The Best Free Tools to Help with Your LSAT Prep

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As much as we like to encourage and motivate you on your journey to law school, LSAT prep is hard and requires a major commitment. Stop me when I lie. How long should you study for the LSAT? The average student should study for at least two months at 20 hours per week. Plus, you [eventually] have to pay the application fees when you apply to law school, on top of the LSAT registration fee (plural, if you take it more than once). But before you go up to the top and close this tab because the truth hurts, continue reading to discover some great and free tools to make your studying so much more manageable.

1. A Study Playlist to Motivate You

Music has been proven to be an effective study aid. It helps with memorization and can reduce the inevitable anxiety that comes with a looming test date. There’s a ton of options out there to stream music, but we’re particular to Spotify. The basic plan is free, and you can still check out other people’s playlists. We’ve even created our own LSAT Study playlist to jam to when diagramming conditional statements (P.S. it includes Beyonce and the Spice Girls, so yeah).

2. Free LSAT Prep Bundle

Ask any veteran LSAT instructor and they’ll tell you the first place to start with your LSAT prep is by taking a practice test. Sure, you could purchase an LSAC book filled with their disclosed practice tests, take a few, and hope for the best. Or, you could sign-up for this free prep bundle that includes a practice test, detailed analytics that explain how you did, and access to webinars hosted by LSAT experts. You can even predict your chances of admission to any law school in the country using the Law School Compass.

3. Spellcheck 2.0

If you haven’t heard, the LSAT is going digital and with it comes the new LSAT Writing section. You’ll now be able to write the essay at home on your computer after you complete the test. You can start improving your writing skills now with a free Grammarly account. Grammarly not only does your basic spell and grammar checks, but also suggests ways to make your writing clearer. You can use it’s web portal or the Chrome plug-in to ensure every email and Tweet you send is the best version of itself.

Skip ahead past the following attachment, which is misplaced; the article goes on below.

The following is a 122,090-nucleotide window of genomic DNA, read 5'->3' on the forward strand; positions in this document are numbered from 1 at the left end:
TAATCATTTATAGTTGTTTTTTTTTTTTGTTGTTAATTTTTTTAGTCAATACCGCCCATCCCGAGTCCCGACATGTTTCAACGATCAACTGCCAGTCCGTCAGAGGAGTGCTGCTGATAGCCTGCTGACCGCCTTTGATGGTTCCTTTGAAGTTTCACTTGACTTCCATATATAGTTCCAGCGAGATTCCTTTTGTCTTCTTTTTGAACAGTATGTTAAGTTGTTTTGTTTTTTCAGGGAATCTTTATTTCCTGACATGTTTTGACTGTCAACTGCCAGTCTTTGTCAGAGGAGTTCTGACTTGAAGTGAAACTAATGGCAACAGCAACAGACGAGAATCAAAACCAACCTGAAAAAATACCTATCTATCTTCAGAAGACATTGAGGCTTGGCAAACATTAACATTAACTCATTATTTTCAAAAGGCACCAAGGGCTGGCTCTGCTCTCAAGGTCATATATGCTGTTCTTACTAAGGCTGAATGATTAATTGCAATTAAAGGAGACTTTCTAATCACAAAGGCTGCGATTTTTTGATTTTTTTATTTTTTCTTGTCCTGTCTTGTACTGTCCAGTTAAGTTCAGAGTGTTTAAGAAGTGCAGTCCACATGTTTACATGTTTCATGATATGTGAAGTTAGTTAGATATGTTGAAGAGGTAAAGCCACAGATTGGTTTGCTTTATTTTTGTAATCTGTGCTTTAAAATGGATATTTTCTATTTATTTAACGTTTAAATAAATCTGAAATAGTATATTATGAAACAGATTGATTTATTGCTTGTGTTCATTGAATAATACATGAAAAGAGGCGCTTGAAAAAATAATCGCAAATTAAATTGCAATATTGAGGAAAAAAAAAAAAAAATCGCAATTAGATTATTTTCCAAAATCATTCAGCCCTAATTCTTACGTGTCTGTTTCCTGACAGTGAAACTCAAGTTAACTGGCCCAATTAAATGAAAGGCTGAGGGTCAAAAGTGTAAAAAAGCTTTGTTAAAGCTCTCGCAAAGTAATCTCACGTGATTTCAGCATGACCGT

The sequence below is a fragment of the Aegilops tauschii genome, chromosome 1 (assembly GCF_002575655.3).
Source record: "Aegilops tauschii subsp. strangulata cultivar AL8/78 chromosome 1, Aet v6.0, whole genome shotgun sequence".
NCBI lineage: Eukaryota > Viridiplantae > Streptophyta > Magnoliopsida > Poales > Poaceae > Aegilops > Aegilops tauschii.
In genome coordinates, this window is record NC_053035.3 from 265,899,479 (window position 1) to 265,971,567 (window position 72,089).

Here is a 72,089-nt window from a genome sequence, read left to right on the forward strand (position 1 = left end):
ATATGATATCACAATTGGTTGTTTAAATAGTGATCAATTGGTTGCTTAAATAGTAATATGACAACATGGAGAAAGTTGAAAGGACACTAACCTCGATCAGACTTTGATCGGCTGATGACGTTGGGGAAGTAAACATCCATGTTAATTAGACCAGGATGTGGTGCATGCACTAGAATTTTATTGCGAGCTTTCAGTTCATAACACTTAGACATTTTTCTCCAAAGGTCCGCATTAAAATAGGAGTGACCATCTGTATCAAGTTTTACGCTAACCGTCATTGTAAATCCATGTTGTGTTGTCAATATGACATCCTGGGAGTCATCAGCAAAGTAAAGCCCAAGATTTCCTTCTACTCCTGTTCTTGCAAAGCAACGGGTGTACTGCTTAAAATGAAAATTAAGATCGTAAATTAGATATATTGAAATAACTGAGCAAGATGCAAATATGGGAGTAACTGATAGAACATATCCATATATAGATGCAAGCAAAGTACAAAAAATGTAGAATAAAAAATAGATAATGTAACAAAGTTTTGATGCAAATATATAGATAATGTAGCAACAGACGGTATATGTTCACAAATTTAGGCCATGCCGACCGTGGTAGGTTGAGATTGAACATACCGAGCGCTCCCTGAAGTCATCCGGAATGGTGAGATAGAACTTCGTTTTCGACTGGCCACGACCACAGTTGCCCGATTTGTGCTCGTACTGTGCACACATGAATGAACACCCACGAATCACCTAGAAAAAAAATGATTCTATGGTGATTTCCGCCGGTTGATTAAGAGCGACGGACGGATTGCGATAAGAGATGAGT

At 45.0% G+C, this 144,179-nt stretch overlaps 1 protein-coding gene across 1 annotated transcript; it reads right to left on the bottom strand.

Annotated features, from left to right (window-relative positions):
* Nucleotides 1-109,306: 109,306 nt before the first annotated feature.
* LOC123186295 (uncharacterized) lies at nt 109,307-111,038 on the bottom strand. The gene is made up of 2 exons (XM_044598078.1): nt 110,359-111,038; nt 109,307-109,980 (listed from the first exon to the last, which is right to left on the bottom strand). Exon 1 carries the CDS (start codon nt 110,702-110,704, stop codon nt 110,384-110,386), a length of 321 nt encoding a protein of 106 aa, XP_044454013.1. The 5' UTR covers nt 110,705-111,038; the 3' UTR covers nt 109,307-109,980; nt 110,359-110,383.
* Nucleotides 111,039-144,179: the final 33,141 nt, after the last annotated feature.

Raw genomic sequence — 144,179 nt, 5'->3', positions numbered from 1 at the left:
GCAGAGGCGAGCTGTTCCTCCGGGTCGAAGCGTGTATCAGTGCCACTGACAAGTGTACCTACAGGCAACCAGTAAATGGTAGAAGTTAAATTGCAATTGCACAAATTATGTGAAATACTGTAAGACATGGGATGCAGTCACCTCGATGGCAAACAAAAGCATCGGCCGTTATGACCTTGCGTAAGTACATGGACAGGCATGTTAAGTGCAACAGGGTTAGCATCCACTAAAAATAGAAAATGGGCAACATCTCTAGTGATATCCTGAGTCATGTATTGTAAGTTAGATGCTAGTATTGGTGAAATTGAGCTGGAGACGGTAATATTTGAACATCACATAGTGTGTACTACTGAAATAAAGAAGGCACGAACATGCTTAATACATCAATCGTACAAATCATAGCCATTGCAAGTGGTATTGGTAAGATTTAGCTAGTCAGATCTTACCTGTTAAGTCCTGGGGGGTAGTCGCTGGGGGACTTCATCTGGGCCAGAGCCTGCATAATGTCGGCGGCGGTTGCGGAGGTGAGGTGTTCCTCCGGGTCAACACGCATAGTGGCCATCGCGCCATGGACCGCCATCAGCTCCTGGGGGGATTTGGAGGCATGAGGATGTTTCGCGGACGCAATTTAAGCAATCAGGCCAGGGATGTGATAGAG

4. LSAT Practice Test Timer

Practice tests are a big part of LSAT prep and, chances are, you’re going to self-proctor many of these. However, let’s be honest, who really owns a stopwatch these days? You could fiddle with your phone between sections, but fortunately, you don’t have to! Just play this video and let the timer do its thing! There’s even 5-minute and 10-second warnings built-in because you’re worth it!

5. Online To-Do List

Lists are amazing. There’s even a whole movement surrounding them. Few things feel as empowering as crossing a task off a list, but in this digital age, carrying around a notepad and pen can be impractical. Enter Wunderlist, a simple list app downloadable on your phone, computer, or tablet. It’s an easy way to keep track of your LSAT prep and everyday life, however, intense it may be.  

6. Online LSAT Prep

Maybe an in-person LSAT class just isn’t for you. Maybe you’re looking for something to supplement your class. Regardless, nothing beats the convenience and effectiveness of high-quality online LSAT prep. Blueprint’s Online Anytime Course offers hundreds of hours of LSAT prep taught by a team of instructors who really know the LSAT inside and out (we wouldn’t hire them if they didn’t). It’s a monthly subscription-based plan, but click here to get your first week free with full access to literally every resource!

7. Block All Distractions

If you’re doing online LSAT prep, or even just taking a practice test, the last thing you need is the temptation to go on Facebook or add to your online shopping cart. Cold Turkey blocks you from visiting any website you specify while allowing your “safe” ones to stay open. It’s also useful for those days you want to unplug from the world and, you know, go outside.

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